It’s been years since I ran much farther than from the parking garage to my downtown home and I only do that if it’s raining. The twenty yards leaves me breathless. But for some reason, my heart always races a little when I’m on the site of an event like the Knoxville Marathon. The music, the nerves, the massive hours of training that led to this moment leaves me very inspired. Not to run, of course, but to take some photographs of people who do.
The first thing I noticed this year was the coffee truck. Of course I had to investigate and it turns out they are from Michigan, but have relatives in Knoxville, so it was a good excuse to bring the truck down and make some money while visiting family. I didn’t try the espresso since I don’t drink when I’m working, but it smelled good. And for a morning with the starting temperature hovering around 38 degrees, it might have been a good idea.
The expected crowd was 8,000 and I’m not sure if they reached that – the crowd seemed a little lighter to me this year – but there was a massive crowd of people, some local and many from all over the country. And out of it. It’s worth pondering just a moment that this scruffy little city had two internationally attended events in its center city on the same day. It’s pretty impressive from any perspective.
After enduring the long lines for the port-potties, stashing personal belongings with race organizers, raising the massive flag, listening to brief remarks from Mayor Rogero and the national anthem, the time finally arrived. It started with the hand cycles, then came the marathoners, half marathoners and the shorter runs and walks. It’s always pretty easy to separate the runners into groups. The serious ones are rail-thin and warm up more aggressively than I would actually run.
The others are more festive, less focused on the pace. They adjust their headphones to make sure they can hear their inspirational race-day playlists. Some wear funny costumes or carry things like the American flag or balloons. I wished I could follow the guy with the flag for a while. I can’t imagine how that ends. I mean, he can’t possibly hold it the entire race, right? He’s probably not the type to ditch it along the way, so I’m just not sure.
While the runners take on that first couple of hours, I support them back in my warm home with a good breakfast and a second and third cup of coffee. After showering and dressing for the city, I stroll out and take photographs of the leaders. I know. I’m ashamed, but I’m comfortable and relaxed. I walk the race course backwards after a couple of hours and soon find the leaders.
The hand-cycle leaders come first. I found them on Market Street. I took the photograph of the cute girls at Market Square on Wall Avenue. The were screaming something like “Gatorade on the left, water on the right,” which was cute because they were yelling about twenty minutes or more before the first runner arrived.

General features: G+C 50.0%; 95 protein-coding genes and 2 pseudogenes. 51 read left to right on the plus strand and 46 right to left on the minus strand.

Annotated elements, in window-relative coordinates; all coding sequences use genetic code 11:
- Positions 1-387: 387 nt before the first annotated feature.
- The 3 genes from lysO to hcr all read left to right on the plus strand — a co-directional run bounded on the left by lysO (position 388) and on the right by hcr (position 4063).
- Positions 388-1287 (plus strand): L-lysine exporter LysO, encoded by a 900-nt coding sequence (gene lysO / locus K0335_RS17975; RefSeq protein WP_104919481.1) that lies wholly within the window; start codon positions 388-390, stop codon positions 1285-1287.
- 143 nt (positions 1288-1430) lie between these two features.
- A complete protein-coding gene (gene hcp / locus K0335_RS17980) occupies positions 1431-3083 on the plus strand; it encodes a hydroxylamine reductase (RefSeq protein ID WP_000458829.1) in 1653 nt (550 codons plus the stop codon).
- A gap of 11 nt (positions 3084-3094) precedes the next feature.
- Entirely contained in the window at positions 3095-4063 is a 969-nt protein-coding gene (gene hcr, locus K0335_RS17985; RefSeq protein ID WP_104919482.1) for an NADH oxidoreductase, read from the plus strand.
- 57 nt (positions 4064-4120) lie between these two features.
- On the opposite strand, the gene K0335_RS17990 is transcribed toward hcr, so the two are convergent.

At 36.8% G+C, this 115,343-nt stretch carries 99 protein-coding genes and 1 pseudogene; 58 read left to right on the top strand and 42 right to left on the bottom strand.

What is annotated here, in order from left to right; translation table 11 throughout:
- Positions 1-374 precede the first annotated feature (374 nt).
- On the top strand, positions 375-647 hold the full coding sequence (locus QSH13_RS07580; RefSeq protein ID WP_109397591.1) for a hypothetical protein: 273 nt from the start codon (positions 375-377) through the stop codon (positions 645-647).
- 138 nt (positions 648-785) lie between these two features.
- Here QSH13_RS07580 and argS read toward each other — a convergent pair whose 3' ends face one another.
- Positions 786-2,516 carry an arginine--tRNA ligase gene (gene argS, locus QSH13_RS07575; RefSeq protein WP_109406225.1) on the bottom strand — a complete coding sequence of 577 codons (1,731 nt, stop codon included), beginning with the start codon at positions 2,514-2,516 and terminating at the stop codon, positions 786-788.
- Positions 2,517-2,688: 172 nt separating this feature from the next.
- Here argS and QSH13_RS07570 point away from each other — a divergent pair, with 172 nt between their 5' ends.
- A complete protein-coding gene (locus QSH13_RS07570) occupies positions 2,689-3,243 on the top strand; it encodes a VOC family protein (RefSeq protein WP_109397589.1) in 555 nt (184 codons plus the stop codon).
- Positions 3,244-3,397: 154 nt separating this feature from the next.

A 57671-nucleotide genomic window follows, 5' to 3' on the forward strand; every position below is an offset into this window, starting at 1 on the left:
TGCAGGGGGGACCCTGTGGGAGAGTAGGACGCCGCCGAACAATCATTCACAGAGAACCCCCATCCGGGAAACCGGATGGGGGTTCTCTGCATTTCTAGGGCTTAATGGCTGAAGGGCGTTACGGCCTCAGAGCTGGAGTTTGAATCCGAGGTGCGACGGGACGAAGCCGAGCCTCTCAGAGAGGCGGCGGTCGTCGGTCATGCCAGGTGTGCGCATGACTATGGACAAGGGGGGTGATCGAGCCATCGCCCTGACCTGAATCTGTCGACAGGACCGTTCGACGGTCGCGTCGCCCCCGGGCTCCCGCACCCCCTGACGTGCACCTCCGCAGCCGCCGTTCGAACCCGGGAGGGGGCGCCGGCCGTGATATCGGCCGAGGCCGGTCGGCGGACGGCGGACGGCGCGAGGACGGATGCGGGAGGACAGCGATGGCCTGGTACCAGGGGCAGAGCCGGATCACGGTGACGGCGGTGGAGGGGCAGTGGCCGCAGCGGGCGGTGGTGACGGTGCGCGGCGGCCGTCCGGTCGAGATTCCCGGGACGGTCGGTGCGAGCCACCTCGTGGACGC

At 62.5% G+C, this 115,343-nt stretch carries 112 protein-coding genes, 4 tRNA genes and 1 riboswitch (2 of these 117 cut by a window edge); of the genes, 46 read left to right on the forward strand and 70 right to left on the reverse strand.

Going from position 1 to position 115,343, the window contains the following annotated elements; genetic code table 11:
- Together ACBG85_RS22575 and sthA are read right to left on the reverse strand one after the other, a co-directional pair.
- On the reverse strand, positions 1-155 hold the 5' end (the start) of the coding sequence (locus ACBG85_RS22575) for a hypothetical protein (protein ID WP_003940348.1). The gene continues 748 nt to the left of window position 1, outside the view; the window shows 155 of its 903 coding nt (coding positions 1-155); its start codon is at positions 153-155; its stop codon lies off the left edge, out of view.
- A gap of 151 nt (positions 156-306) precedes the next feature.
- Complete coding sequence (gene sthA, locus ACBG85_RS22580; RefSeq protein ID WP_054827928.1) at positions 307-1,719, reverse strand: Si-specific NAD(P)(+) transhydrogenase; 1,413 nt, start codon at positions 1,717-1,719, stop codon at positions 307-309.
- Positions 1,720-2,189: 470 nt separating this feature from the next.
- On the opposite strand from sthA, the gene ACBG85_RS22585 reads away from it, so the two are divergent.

On Gay Street I saw Sabrina who came over and talked for a few minutes, met Elizabeth, a neighbor who lives above the street, got a call offering the ticket to Big Ears, yelled at Cynthia over at the Downtown Grind and was finally persuaded by Mary Kathryn to take a cup of coffee on her. Could a wait be any more pleasant?
When the leading runners arrived, they were led by a Mercedes sports car convertible. I don’t remember that from previous years. It seems it would potentially interfere with the lead runner’s pace. If he wants to speed up does he pass the car? The stretch of Gay Street pictured is somewhere around the twenty-two to twenty-three mile point, I think. These guys were less winded than I am when I make my parking garage run. They were running about a five and a half minute mile pace for the entire race.
They finished in the order they’d fallen into by the time I photographed them. Missing this year were the Kenyans who have dominated recent years. First place went to number three, Mark Chepses from Searcy, Arkansas who took less than two and half hours to run the 26.2 miles. One of our own finished second. Ethan Coffey, wearing number one trailed Mr. Chepses by only twenty-four seconds. In third was number six, Abraham Kogo from Kentucky.
I wasn’t able to stick around for the other runners to come through as I had several other things going at the same time, but I did spot one of the bands playing along the route, which probably doesn’t matter to the serious runners up front, but to the people who are struggling to get through or are just having a good time, it’s probably very encouraging.
The marathon, no doubt, packs an economic wallop and introduces a number of people to our city who might not have otherwise visited. It also fits nicely with our emphasis on Knoxville as a place for outdoor recreation and it’s a fun, positive event. Consider getting out on the street next year and cheering on the runners. I hope the event runs for many more years.